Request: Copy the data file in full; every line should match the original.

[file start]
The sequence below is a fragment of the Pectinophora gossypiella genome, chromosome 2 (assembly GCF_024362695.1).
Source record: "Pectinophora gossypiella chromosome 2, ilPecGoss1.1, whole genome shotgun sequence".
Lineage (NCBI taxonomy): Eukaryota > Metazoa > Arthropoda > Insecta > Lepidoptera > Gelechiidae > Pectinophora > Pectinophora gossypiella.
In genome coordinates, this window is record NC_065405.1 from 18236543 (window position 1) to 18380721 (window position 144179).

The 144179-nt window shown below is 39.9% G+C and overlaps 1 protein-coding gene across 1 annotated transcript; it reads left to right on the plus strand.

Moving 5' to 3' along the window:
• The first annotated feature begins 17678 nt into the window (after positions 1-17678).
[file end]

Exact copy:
The sequence below is a fragment of the Pectinophora gossypiella genome, chromosome 2 (assembly GCF_024362695.1).
Source record: "Pectinophora gossypiella chromosome 2, ilPecGoss1.1, whole genome shotgun sequence".
Lineage (NCBI taxonomy): Eukaryota > Metazoa > Arthropoda > Insecta > Lepidoptera > Gelechiidae > Pectinophora > Pectinophora gossypiella.
In genome coordinates, this window is record NC_065405.1 from 18236543 (window position 1) to 18380721 (window position 144179).

The 144179-nt window shown below is 39.9% G+C and overlaps 1 protein-coding gene across 1 annotated transcript; it reads left to right on the plus strand.

Moving 5' to 3' along the window:
• The first annotated feature begins 17678 nt into the window (after positions 1-17678).